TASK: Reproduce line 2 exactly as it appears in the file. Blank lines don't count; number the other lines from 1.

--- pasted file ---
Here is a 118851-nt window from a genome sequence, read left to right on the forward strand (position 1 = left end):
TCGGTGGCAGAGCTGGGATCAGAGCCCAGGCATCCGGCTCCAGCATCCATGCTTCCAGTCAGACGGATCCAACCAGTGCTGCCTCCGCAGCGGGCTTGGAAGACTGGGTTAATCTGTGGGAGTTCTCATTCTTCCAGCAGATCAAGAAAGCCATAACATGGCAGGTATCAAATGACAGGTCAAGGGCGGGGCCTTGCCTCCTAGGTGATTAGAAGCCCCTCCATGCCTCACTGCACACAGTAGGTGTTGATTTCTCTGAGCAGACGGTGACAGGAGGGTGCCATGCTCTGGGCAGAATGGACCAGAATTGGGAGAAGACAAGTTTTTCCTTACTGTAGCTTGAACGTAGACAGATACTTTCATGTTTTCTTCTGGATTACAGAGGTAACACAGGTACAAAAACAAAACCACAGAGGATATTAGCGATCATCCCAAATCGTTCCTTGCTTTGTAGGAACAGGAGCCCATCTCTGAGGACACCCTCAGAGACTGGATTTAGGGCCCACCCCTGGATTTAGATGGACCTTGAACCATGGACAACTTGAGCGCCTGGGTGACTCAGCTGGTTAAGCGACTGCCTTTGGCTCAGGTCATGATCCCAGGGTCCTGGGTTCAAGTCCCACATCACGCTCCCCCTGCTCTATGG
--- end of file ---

TCGGTGGCAGAGCTGGGATCAGAGCCCAGGCATCCGGCTCCAGCATCCATGCTTCCAGTCAGACGGATCCAACCAGTGCTGCCTCCGCAGCGGGCTTGGAAGACTGGGTTAATCTGTGGGAGTTCTCATTCTTCCAGCAGATCAAGAAAGCCATAACATGGCAGGTATCAAATGACAGGTCAAGGGCGGGGCCTTGCCTCCTAGGTGATTAGAAGCCCCTCCATGCCTCACTGCACACAGTAGGTGTTGATTTCTCTGAGCAGACGGTGACAGGAGGGTGCCATGCTCTGGGCAGAATGGACCAGAATTGGGAGAAGACAAGTTTTTCCTTACTGTAGCTTGAACGTAGACAGATACTTTCATGTTTTCTTCTGGATTACAGAGGTAACACAGGTACAAAAACAAAACCACAGAGGATATTAGCGATCATCCCAAATCGTTCCTTGCTTTGTAGGAACAGGAGCCCATCTCTGAGGACACCCTCAGAGACTGGATTTAGGGCCCACCCCTGGATTTAGATGGACCTTGAACCATGGACAACTTGAGCGCCTGGGTGACTCAGCTGGTTAAGCGACTGCCTTTGGCTCAGGTCATGATCCCAGGGTCCTGGGTTCAAGTCCCACATCACGCTCCCCCTGCTCTATGG